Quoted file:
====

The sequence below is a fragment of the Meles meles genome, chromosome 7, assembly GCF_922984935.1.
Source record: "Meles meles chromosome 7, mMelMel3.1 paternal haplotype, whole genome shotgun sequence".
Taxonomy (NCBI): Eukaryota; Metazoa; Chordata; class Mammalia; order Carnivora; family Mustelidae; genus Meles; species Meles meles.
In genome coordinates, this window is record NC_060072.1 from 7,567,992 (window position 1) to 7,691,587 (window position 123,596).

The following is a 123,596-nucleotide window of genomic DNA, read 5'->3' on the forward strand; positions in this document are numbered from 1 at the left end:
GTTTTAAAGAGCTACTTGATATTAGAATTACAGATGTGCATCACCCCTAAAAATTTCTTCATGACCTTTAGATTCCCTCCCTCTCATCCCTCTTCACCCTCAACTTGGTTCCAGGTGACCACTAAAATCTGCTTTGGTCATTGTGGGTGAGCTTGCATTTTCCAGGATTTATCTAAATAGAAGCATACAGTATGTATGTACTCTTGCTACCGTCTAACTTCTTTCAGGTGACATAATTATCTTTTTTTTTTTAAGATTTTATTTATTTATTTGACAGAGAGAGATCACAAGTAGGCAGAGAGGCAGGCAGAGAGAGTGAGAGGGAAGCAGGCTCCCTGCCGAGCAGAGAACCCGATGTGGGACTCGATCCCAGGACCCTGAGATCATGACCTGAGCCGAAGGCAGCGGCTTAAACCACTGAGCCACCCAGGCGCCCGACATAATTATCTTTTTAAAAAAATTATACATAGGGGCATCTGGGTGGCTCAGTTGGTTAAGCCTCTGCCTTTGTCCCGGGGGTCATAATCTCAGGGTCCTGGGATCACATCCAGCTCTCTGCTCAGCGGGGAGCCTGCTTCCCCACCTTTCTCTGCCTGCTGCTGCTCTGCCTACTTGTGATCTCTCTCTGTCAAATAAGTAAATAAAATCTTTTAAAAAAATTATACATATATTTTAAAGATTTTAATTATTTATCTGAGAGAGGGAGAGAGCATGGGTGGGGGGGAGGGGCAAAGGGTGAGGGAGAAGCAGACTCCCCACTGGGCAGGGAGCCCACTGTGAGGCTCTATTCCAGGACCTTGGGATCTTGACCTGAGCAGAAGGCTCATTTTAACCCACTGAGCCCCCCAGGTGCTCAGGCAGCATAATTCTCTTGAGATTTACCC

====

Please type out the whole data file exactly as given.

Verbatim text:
The sequence below is a fragment of the Meles meles genome, chromosome 7, assembly GCF_922984935.1.
Source record: "Meles meles chromosome 7, mMelMel3.1 paternal haplotype, whole genome shotgun sequence".
Taxonomy (NCBI): Eukaryota; Metazoa; Chordata; class Mammalia; order Carnivora; family Mustelidae; genus Meles; species Meles meles.
In genome coordinates, this window is record NC_060072.1 from 7,567,992 (window position 1) to 7,691,587 (window position 123,596).

The following is a 123,596-nucleotide window of genomic DNA, read 5'->3' on the forward strand; positions in this document are numbered from 1 at the left end:
GTTTTAAAGAGCTACTTGATATTAGAATTACAGATGTGCATCACCCCTAAAAATTTCTTCATGACCTTTAGATTCCCTCCCTCTCATCCCTCTTCACCCTCAACTTGGTTCCAGGTGACCACTAAAATCTGCTTTGGTCATTGTGGGTGAGCTTGCATTTTCCAGGATTTATCTAAATAGAAGCATACAGTATGTATGTACTCTTGCTACCGTCTAACTTCTTTCAGGTGACATAATTATCTTTTTTTTTTTAAGATTTTATTTATTTATTTGACAGAGAGAGATCACAAGTAGGCAGAGAGGCAGGCAGAGAGAGTGAGAGGGAAGCAGGCTCCCTGCCGAGCAGAGAACCCGATGTGGGACTCGATCCCAGGACCCTGAGATCATGACCTGAGCCGAAGGCAGCGGCTTAAACCACTGAGCCACCCAGGCGCCCGACATAATTATCTTTTTAAAAAAATTATACATAGGGGCATCTGGGTGGCTCAGTTGGTTAAGCCTCTGCCTTTGTCCCGGGGGTCATAATCTCAGGGTCCTGGGATCACATCCAGCTCTCTGCTCAGCGGGGAGCCTGCTTCCCCACCTTTCTCTGCCTGCTGCTGCTCTGCCTACTTGTGATCTCTCTCTGTCAAATAAGTAAATAAAATCTTTTAAAAAAATTATACATATATTTTAAAGATTTTAATTATTTATCTGAGAGAGGGAGAGAGCATGGGTGGGGGGGAGGGGCAAAGGGTGAGGGAGAAGCAGACTCCCCACTGGGCAGGGAGCCCACTGTGAGGCTCTATTCCAGGACCTTGGGATCTTGACCTGAGCAGAAGGCTCATTTTAACCCACTGAGCCCCCCAGGTGCTCAGGCAGCATAATTCTCTTGAGATTTACCC